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"This was a short story I entered into a contest in the form of a personal log, it got some positive feedback so I thought some people here might take to it, enjoy!"
Perception, today I changed my definition of the word. Starfleet has a long history with the Klingon Empire, most of which is rife with disdain and contempt. Until the last few years we had known a shaky peace, but still most officers and civilians you asked would talk for quite some time, if given the chance, about barbarous Klingons and how they were little better than animals. Now that our accord is gone and war rages, showing anything other than contempt towards Klingons is enough to get you into a fight most places. Yesterday, I’d of thrown the first punch.
This morning I was awoken by one of my senior officers, a distress call had been received, from a fleet of Klingon ships. To say I was surprised would be an understatement, what could make a Klingon, let alone a fleet of Klingons, send a distress call to a Federation Ship? A trick seemed unlikely, and un-Klingon. Whatever it was, it was bad enough that the Klingons had been willing to ask us for help. I informed the ensign to set a course and engage as I made my way to the bridge.
Fifteen minutes later we arrived unto a scene the likes of which I have never seen, and hope to never again. One Borg cube, six Klingon Birds of Prey, and two Klingon transport ships. The remains of maybe as many as three other Birds of Prey could be seen. The Klingon fleet Admiral immediately hailed me as we arrived, asking us to take the crew and passengers from the two transport ships, whose engines had been disabled by the Borg, to a safe spot where he would inform the Klingon High Command we could be contacted to negotiate their release at a later date.
Scanning the transport vessels my science officer informed me that they contained just under a thousand people combined, my ship, an Excalibur Class was just able to handle this load. I informed the Klingon Admiral that I agreed to his proposal; my agreement was swiftly followed by the explosion of another of the Birds of Prey, punctuating a need for haste. As the view screen cut off we began transporting the passengers over, a process which would take around five minutes, I asked my science officer to scan the Borg cube and the Klingon Fleet, to see what condition everyone was in. She reported that the cube had sustained minimal damage to its outer hull with no power fluctuations, the Klingons on the other hand had only five ships remaining, two of which were fighting warp core breaches and only one of which still had active shields.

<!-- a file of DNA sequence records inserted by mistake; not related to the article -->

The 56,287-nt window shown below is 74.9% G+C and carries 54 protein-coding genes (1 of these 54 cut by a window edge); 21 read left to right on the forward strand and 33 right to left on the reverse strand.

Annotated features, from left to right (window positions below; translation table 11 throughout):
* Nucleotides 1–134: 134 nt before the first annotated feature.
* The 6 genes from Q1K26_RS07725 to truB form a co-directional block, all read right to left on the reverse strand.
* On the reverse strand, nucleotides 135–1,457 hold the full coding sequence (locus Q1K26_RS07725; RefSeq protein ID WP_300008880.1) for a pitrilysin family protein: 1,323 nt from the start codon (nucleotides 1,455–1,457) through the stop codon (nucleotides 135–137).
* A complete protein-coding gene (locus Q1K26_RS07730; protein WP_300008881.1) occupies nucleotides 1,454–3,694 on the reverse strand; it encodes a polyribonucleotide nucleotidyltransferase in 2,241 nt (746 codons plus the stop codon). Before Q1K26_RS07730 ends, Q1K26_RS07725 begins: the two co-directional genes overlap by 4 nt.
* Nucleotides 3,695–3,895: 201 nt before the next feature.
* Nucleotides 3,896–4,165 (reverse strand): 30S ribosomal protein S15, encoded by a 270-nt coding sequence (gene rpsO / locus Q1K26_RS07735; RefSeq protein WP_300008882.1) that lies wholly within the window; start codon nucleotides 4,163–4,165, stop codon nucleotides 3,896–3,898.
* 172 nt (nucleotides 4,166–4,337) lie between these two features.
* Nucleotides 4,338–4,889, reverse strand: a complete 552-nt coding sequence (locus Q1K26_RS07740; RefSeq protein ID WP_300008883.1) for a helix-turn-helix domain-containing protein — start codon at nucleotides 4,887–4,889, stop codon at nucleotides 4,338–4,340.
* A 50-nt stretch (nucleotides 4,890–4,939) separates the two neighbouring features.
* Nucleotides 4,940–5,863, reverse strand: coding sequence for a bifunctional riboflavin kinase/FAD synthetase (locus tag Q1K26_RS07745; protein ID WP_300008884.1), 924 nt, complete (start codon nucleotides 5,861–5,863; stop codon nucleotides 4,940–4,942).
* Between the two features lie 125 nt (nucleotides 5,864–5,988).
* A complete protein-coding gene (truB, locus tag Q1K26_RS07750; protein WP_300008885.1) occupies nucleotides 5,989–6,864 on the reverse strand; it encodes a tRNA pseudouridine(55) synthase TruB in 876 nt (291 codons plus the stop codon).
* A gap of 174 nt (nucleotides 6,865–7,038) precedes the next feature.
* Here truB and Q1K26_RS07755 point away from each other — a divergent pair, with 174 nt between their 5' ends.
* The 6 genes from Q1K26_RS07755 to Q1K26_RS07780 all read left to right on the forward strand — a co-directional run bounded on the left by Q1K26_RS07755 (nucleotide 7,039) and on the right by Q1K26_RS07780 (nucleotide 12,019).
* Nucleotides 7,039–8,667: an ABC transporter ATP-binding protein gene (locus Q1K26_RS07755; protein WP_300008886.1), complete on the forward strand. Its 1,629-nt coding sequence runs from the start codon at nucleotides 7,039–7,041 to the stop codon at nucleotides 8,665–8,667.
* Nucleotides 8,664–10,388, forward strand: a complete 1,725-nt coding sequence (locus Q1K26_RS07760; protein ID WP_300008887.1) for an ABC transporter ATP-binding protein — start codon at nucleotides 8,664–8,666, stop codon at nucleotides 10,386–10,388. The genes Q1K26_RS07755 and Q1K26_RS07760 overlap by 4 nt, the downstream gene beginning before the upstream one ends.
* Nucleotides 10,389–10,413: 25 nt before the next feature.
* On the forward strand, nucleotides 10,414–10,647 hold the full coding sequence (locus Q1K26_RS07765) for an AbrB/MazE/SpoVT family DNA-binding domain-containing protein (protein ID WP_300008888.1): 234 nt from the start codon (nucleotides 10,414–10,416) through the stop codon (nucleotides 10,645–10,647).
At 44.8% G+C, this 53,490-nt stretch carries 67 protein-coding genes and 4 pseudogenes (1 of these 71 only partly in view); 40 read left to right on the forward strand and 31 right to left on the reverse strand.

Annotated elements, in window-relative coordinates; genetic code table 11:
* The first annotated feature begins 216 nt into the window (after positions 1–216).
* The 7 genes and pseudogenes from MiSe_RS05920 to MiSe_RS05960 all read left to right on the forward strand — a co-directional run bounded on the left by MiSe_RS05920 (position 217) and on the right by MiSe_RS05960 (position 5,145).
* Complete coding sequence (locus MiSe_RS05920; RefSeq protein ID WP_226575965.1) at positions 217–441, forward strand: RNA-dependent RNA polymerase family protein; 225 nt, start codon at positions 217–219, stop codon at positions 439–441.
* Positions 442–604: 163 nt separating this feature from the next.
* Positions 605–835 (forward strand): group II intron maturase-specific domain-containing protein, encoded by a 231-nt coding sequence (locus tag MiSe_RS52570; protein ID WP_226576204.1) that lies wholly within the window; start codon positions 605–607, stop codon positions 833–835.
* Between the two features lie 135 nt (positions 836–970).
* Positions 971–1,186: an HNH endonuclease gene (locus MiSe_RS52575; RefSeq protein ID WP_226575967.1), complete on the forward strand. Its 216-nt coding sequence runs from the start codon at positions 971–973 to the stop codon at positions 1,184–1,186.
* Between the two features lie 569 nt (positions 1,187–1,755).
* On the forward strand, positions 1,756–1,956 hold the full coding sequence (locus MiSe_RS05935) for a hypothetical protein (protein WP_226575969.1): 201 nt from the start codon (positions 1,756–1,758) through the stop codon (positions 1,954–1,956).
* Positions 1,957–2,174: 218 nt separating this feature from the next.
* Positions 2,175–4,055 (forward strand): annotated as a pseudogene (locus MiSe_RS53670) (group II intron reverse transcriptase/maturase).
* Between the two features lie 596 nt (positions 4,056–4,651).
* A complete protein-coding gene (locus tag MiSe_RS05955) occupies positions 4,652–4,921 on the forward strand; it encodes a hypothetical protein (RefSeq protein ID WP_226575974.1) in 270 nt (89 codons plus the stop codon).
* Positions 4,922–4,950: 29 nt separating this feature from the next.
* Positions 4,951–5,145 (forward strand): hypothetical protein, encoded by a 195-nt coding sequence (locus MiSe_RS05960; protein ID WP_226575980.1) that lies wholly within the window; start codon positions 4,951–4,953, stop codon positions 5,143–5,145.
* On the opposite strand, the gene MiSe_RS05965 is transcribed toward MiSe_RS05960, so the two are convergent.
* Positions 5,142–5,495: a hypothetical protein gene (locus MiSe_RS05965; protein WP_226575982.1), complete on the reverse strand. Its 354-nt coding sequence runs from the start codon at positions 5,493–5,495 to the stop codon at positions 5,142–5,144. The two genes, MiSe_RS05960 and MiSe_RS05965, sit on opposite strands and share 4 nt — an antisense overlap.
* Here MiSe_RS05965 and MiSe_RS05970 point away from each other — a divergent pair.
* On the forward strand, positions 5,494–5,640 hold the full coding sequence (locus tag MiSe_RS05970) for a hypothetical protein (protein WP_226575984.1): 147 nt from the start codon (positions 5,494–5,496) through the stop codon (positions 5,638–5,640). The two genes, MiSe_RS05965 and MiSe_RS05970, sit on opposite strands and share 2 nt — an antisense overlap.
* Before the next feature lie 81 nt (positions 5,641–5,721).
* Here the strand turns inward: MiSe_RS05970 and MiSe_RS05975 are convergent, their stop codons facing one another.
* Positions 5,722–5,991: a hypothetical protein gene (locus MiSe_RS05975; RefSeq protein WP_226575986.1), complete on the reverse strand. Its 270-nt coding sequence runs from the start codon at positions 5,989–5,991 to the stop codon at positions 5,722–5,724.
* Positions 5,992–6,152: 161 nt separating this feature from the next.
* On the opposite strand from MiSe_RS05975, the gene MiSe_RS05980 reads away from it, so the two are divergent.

What were they going to do? At the rate the fight was going the Klingons would be gone in less than five minutes, leaving us heavily out armed and with only a portion of the passengers onboard. I began calculating exactly when I would have to leave in order to guarantee an escape and how many passengers we would have to abandon.
As I worried I noticed a curious thing on the view screen, the Klingon ships were positioning themselves around the Borg cube, one on each side of it, or at least five sides of it. Curious as to their plan I watched, and waited. To my utmost horror I saw five sets of impulse engines engage at the same time, five ships flying towards the Borg Cube, five crews, and five Captains, five explosions. My Bridge quieted for a moment.
Still stunned, I asked my science officer to scan the status of the Borg cube, after a moment she tore her eyes from the view screen and reported that while not completely destroyed the Borg cube had suffered considerable damage, its weapons and engines were off line.
Yesterday I’d have struck down a fellow man, if he’d dared talk about the ‘honor’ of Klingons. Today I watched a Klingon Admiral talk to me as an equal, never offering a disparaging remark or sly comment about the weakness of humans. Today I watched that same Admiral order his men to commit suicide to give his people and my ship a chance to escape. Today I learned the definition of perception. Oh I’d known the definition before, but today, I learned it.